In such circumstances, you must consider how your stringent warning might be construed as an implicit impeachment of agent/editor integrity, an indication of mistrust in the person you're submitting to. It rather seems you feel we need reminded, and in no uncertain terms, not to be the thieving, grifting, chiselling fucks we might otherwise blithely be.

It's not that we're offended by this mistrust, you understand, rather that we strongly suspect you're a fucking nutjob. Even were we the villainous sons-of-bitches you seem to think we are, your precious book would have to contain at least a nugget of originality and literary quality to merit theft. And you know how likely that is in general? Not fucking likely at all, mate. You know how likely that is from a writer whose presentation reminds us of nothing less than a mad-eyed Gollum cosplayer, back hunched protectively as with one hand he clutches to his chest a typescript screenplay for THE LORD OF THE RINGS 4, while with the other he flails defensively, shrieking "Leave my preciousss! Leave it, Bagginses!" at the very producer he's trying to persuade to option it? We're talking negative probability. There's a fine line between madness and genius, they say. But generally speaking the blithering egoistic paranoia of the full-on crank is wholly incompatible with the craft of writing.

It's the lack of self-awareness, you see, the faulty Theory of Mind. The writer whose crazyeyes announce themselves before the novel even begins is the writer who sees only the demons of their own bugfuck delusions. If you're oblivious to the realities of rational human behaviour, you can't very well conjure them, can you?

For that reason alone, we are returning your manuscript unread. We have not read a single word of it; of that you can be wholly and unequivocally certain.

For realz.

Believe me.

Hugz and kittehz,

Doktor Hal


Wednesday, February 06, 2013

Euthanise Your Novel: Letters from an Evil Book Doctor #2

And the Tagline Shall Die!


I have to confess that I'm confused by your title page. It's not that the layout is a little off, with what seems to be a series title, "BOOK ONE OF THE CHRONICLES OF THE OBJECTS OF POWER," running along the bottom of the page rather than on the line directly below the title (with the byline subsequently dropped to the line below that.) It's non-standard, this apparent emulation of a book jacket layout, but we're not so dim we can't tell a series title when we see one. And otherwise, with the word count and contact details in the bottom left corner, it's all quite conventional. The thing is though, we don't have a clue what the fuck the rest of what's on the page is meant to be.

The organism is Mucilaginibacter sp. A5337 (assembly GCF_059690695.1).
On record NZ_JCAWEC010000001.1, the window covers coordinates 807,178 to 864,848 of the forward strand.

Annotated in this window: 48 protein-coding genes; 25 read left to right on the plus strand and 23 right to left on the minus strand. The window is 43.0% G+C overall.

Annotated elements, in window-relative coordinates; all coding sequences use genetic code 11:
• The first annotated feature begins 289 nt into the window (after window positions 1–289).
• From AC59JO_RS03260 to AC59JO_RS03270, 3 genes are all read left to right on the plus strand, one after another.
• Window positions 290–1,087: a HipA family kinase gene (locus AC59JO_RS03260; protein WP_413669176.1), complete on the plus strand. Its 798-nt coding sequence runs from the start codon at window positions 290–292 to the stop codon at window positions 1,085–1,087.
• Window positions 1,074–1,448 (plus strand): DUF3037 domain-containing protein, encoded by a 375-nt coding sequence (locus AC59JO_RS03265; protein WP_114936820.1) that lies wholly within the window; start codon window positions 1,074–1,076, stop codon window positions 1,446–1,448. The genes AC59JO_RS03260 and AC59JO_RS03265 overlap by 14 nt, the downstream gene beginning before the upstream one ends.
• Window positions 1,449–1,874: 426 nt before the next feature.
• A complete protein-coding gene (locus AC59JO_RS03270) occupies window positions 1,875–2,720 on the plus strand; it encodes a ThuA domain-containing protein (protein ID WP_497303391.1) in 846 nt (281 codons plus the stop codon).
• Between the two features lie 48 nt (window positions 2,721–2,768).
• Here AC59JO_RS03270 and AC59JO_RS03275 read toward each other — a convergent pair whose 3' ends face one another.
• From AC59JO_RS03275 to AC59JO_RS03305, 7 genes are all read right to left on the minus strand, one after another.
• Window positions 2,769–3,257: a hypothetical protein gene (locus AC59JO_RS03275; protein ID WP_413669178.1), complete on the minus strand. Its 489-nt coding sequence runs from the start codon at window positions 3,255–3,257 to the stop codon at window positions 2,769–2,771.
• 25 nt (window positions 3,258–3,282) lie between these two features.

Given the colon after the (apparent) title -- "THE MCGUFFIN DEVICE:" -- one might parse what follows -- "TOKENS OF PLOT" -- as a series title were it not for that obvious series title at the bottom of the page. With the latter evident, it's quite unclear how we're meant to parse this superfluous rubric. Are these both series titles? Did you love both of your little darlings just so much you couldn't bear to leave one out? Did you just forget you'd already given the series a title? Did your goldfish attention span fail you just an instant later again when you added yet another title (or whatever the fuck it's meant to be) on the line below: ATTACK OF THE GENRE CLICHÉ?

It's also quite unclear what's intended by the line following that. In an incomprehensible language. Maybe it's an epigraph, maybe not. If it is, one would rather expect it to be given with its attribution, on the following page--a distinct epigraph page, a convention you should be familiar with if you've ever actually read a book with an epigraph (assuming you've ever actually read a book.) But no, here it is. A translation might be nice, for those of us not fluent in gibberish. What would be nicer still is a simple basic title page that isn't trying to do its job while miming other meanings as bafflingly as an amputee with Parkinson's playing Charades.

But it doesn't stop there. Oh, no. In an endeavour to fill every inch of the title page, it seems, we also have what appears to be a tagline escaped from the movie poster you're imagining will someday adorn bus stops and billboards when your work of genius is inevitably adapted for the silver screen as a vehicle for the action hero charisma of Shia Lebouf. Or something. Perhaps this is a catchy hookline in the novel itself, one you're particularly fond of. Perhaps it's invented solely for the purposes of being rumbled in the deep bass of a Hollywood trailer voiceover. Sadly, if it's the latter, since your book is not a fucking movie, what I hear in my head when I read this tagline is not the resonant gravitas of James Earl Jones, simply the shrill scream of aforesaid tagline as I slash it to fucking death with my Red Pen of Wrath.

"AND ONE SHALL DIE...!" you say. Let it please be the tagline, I say. Until then, I return your novelisation of your imaginary movie unread. Movie novelisations are not our forté--ones for non-existent movies even less so.

Hugz and kittehz,

Doktor Hal